Podcasts have become powerful business tools to connect with customers, establish yourself as an industry expert and thought leader, and generate sales leads. Savvy small-and medium-sized businesses and entrepreneurs are incorporating podcasts into their digital marketing strategies. Read on to learn more about how podcasts can help your company and how to best utilize podcasts as marketing tools.
The Growth of Podcasts
The format began as audio blogs in the 1980s. In 2004, the adoption of personalized listening devices, such as iPods, led the format to become more popular. During the past six years, that trend has only continued. Everyone from celebrity hosts to amateur sleuths have launched shows. Spotify has invested hundreds of millions of dollars in the booming industry; its gambit legitimized the format and galvanized its further growth.
In 2021, some 120 million listeners tuned into podcasts in the U.S. That number is expected to surpass 160 million by 2023. The value of that market is incredible. It’s estimated to be $94.88 billion by 2028.
How Podcasts Benefit Marketing
Here are a reasons podcasts are useful for marketing your business:
- Podcasts deliver a message to a captive, targeted audience.
- Podcast audiences are primed. They must seek out and engage with a podcast. Rather than swimming in a sea of social media messages on Facebook, Instagram, and Twitter, your message is delivered directly to the potential customer or advocate.
- Podcasts are a great way to build your community.
- Podcasts demonstrate servant leadership by helping, guiding, and informing (not selling, though they may lead to that, too.)
How to be a Podcast Guest
Many podcasts are interview-based. These shows are constantly looking for subject-matter experts to be guests. Serving as a podcast guest can establish your credibility and expertise in your field, introduce your business to a new audience, and form a connection with new potential customers. Here’s a quick guide to becoming a podcast guest:
Identify podcasts that are relevant to your field.
You may want to speak about business in general or your field, for example, breweries or the solar industry. Whatever your subject matter, there are numerous relevant podcasts.
Listen to previous episodes.
Before you reach out, do your homework. Listen to at least three episodes of the podcast to 1) make sure your expertise is a fit, 2) make sure your approach is unique and the host hasn’t already done a similar episode, and 3) get a feel for the show’s format.
Find the host’s contact information.
Many podcasts have dedicated websites; others may be a subcategory of the host’s website. Either way, the section of the website devoted to the podcast will often describe how, when, and where to reach out.
Have something to say.
Whether you plan to talk about unique business tips based on your entrepreneurial experience or tips to provide a potential customer based on your subject-matter expertise, make sure you have something distinctive to share.
Pitch the host.
Find the host’s contact information and send him/her an email that briefly introduces yourself and establishes your expertise. Most importantly, share a few examples of tips or information you could share in a potential interview. Podcasts hosts will want to know how a potential guest will serve their listeners.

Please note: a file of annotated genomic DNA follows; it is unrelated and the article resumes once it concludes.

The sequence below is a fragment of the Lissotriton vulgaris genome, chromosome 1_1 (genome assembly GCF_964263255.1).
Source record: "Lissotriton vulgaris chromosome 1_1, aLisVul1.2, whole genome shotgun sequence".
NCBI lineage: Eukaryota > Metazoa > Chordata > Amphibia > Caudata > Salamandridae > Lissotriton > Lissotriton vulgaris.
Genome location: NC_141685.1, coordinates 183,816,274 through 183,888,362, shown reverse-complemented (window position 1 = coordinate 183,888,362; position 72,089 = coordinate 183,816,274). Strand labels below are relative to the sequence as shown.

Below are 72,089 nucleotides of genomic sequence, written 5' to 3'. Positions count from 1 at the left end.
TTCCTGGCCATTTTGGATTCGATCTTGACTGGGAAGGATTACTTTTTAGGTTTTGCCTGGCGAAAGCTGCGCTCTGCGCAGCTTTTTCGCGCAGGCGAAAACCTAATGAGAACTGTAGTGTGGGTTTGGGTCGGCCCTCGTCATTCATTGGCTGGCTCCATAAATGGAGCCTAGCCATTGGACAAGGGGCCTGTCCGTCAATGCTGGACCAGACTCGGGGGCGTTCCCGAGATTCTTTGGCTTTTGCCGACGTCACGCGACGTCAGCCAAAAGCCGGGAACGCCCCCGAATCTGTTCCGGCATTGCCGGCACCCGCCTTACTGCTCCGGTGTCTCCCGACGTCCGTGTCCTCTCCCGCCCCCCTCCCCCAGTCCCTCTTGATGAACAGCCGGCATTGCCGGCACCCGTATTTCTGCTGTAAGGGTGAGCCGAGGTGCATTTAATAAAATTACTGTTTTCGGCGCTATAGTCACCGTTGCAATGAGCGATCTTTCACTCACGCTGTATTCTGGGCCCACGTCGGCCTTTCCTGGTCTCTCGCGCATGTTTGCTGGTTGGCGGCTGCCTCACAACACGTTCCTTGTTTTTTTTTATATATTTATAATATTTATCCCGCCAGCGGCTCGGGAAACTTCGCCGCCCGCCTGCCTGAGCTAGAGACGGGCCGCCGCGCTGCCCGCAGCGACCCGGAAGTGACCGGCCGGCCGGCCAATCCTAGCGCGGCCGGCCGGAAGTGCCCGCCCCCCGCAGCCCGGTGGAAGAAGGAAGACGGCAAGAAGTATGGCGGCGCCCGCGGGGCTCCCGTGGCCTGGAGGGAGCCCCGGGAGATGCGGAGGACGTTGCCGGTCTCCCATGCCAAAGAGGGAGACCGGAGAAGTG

Once accepted as a guest, prepare.
Develop your talking points and offer them to the podcast host if they want them.
Be open and forthcoming with information during the show. Bring good energy and engage with the host. Once the podcast airs, be sure to share it on social media.
How to Start Your Own Podcast
Here are a few essential tips if you’re planning to start your own podcast
Know your audience.
Half of Americans over the age of 12 have listened to a podcast, but not all Americans listen to every podcast. Your podcast audience should match your current audience, or if you’re trying to grow your customer base, who you want to reach.
Make sure your branding is consistent across platforms.
Your visual identity should be consistent — though not necessarily identical — across social media, your website, and your podcast. Your podcast cover art should be easily readable — even when sized down to a thumbnail as it will appear often in lists.
Let your audience know when episodes will be available and keep to that frequency. Whether it’s twice a week on certain days, once a week on a Tuesday, or once a month on the third Saturday doesn’t necessarily matter. What’s most important is letting your audience know when they’ll hear from you and showing up with an episode when they expect one.
Provide additional resources.
The podcast notes are a great place to provide additional value for your listeners. Add downloadable items that provide further information. Bonus! These downloads can act as lead generation tools by driving listeners to your website where you can capture their email addresses in exchange for a free resource.
Top Podcasts to Inspire You
Here are a few things we’re listening to:
– How I Built This: Produced by NPR and hosted by Guy Raz, this podcast takes you behind some of the biggest brands. Interviews with top entrepreneurs from cosmetics maven Bobbi Brown to Audible founder Don Katz explore how these founders established their businesses.
– Business Boutique: Host Christy Wright offers practical advice to new founders and existing business owners.
– Social Media Marketing: Since 2012, host Michael Stelzner, of Social Media Examiner, has been discussing the latest social media trends and offering actionable tips on this podcast.
How LuckyTamm Digital Marketing Can Help
LuckyTamm stays up to date with the latest digital marketing trends and can advise you on how to best podcasts into your marketing strategy. If you’d like to know more, we offer free consultations. Connect with us, today!